Bangkok: Thai Massage – An Introduction

Bangkok: Thai Massage - An Introduction

When I’m in Bangkok, I usually get a massage every day and through the years, I think I’ve had more than 100 massages in the city. I might have overdone it a little, but there’s really no better way to relax after a busy day of sightseeing and shopping.

Finding a place to get a Thai massage in Bangkok shouldn’t be too hard, as there are massage shops on every corner, but how does it work? And how do you steer clear of those dodgy spots with happy ending?
Here’s my intro to cheap massages in Bangkok:

What is Thai Massage?

Traditional Thai massage is actually a kind of assisted yoga, so don’t expect to just lie down and relax. In fact a lot of people find it rather painful, while it goes on, but usually it feels great afterwards. If it becomes too agonizing, just tell the massage therapist so he or she can modify the intensity of the pressure.

Another popular and widely available kind of massage is the foot massage. It’s usually around the same price as a Thai Massage, but as the name suggests, this massage primarily targets your feet. However, at most places, the foot massage also includes a quick backrub at the end of the session.

How much?

Competition among the massage shops is fierce and the price for a massage only differs slightly throughout the city. The going rate for the last 10 years has been 200-300THB for 1 hour. If you want a more extravagant experience, most upscale hotels have excellent spas with a range of massage treatments available, but they are usually very expensive.

What are the massage salons like?

At most places, the street-level floor is reserved for foot massage, while Thai massage often takes place one stair up, where there will be couches or mattresses on the floor, only separated by curtains.

At more upscale places the massage treatments are in private rooms with shower facilities, scented candles and bathrobes and you might even get lucky and find a place that has massage beds with a hole for your face, so you don’t have to overstretch your neck while lying face down.
Though even within the low price segment, facilities differ a lot. It’s so much nicer to have your massage in clean and quiet surroundings, so look for the massage shops, which look like proper spas. The price is often the same or only slightly more expensive than the places, where you’re lying shoulder to shoulder with other smelly tourists on dirty mattresses. For foot massage, I prefer the places, which have comfortable, reclining armchairs (sometimes even with built-in massage).

How does it work?

If you’re just after an ordinary massage at one of the no-frills massage shops, a reservation is rarely needed. If there’s a wait, it’s often short, and otherwise, you can often find another place further down the road with a slot available.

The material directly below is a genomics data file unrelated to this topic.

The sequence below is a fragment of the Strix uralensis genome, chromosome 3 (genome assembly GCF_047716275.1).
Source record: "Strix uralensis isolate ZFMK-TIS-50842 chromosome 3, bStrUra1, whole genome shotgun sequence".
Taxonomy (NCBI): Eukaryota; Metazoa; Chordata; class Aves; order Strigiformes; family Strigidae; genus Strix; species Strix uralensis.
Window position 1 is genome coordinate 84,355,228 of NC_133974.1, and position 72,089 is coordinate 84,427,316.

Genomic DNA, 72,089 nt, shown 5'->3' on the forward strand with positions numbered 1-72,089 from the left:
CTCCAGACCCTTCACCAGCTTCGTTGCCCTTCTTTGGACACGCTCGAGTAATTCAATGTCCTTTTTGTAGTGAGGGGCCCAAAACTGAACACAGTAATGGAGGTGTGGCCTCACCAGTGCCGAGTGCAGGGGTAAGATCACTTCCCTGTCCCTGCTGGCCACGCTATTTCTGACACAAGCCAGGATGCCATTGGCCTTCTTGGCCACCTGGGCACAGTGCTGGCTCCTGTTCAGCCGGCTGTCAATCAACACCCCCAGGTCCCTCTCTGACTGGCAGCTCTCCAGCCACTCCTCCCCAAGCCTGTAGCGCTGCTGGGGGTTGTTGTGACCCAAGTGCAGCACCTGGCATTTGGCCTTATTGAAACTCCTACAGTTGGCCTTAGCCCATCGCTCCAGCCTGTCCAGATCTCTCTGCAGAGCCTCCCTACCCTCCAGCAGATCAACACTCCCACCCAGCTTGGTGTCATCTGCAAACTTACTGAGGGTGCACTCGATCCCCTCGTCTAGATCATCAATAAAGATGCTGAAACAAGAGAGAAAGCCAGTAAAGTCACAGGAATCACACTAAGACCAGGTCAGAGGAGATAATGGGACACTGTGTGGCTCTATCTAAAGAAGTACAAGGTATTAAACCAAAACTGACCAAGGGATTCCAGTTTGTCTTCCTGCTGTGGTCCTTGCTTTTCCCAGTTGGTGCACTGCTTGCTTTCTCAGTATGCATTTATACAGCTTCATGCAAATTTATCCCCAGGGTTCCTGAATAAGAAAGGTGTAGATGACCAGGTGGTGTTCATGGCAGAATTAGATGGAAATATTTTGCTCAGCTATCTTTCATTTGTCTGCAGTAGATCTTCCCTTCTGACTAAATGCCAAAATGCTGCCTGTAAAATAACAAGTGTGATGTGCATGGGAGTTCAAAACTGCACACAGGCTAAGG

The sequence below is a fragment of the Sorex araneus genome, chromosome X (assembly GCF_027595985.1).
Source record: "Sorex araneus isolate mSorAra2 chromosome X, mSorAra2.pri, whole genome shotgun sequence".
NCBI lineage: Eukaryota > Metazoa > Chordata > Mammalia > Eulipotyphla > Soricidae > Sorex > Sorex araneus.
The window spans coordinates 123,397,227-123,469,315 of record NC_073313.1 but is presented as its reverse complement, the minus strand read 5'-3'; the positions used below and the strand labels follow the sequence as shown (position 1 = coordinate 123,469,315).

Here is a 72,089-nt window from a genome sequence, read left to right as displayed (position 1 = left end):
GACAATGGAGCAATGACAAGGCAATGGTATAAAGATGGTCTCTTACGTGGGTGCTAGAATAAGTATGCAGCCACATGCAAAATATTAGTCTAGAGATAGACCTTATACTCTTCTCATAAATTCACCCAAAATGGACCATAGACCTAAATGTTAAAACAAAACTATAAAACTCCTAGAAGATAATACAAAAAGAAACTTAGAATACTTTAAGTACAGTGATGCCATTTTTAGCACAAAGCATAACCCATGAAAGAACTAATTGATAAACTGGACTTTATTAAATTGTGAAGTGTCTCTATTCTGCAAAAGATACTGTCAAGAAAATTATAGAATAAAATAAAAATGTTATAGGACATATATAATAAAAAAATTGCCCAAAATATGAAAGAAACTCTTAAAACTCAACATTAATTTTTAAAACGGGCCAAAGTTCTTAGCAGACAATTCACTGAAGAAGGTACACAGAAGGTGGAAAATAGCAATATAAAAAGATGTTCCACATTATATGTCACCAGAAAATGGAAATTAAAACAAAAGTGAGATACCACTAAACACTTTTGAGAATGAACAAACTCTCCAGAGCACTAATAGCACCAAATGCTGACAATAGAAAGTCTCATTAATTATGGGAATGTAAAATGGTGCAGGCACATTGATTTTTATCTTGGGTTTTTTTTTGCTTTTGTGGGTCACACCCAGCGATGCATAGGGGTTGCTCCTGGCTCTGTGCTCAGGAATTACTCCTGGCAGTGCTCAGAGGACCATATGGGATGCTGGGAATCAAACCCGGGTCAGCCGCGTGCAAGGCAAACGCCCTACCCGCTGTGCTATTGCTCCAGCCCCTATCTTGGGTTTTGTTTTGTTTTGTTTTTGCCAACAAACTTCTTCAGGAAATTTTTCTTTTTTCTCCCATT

You specify the kind of massage you want and for how long at the counter inside.

The standard duration of the massage will be 1 hour at most places, but in more touristy areas, you’ll be able to find 30 minutes massages too.

A massage therapist is then assigned to you and if you’ve booked a foot massage, the session typically starts with a quick footbath to clean your feet.

If you’ve booked a Thai massage, the shops will sometimes give you a really over-sized pajamas-like outfit to wear during the massage. I usually take off my bra and leave my panties on.

After the massage, it is common for most salons to serve you a cup of hot herbal tea or at least a glass of water, which you can drink before you proceed to pay at the cashier. The women working at the massage shops are often from the poor Isan region of the country, and many of them have a family to take care of at home, so I always tip generously.

Where do I find the good places?

For the cheap local massage shops, it’s more about the individual therapist and if I find someone, who is brilliant, I’ll try to book her for my following visits if the massage shop allows.

How to avoid the sleazy, happy-ending kind of places?

It is usually easy to spot where the red-light action is going on. The girls (and it will only be girls working there, unless it’s a place that caters to the gay community) dress in tight tank tops and hot pants or miniskirts, as opposed to the traditional Thai places, where the massage therapists would usually wear more comfortable bright colored polo shirts or spa-staff-like clothes. If there’s a big foot reflexology signboard in the window, it’s also highly unlikely, that there’s any shady business taking place inside.

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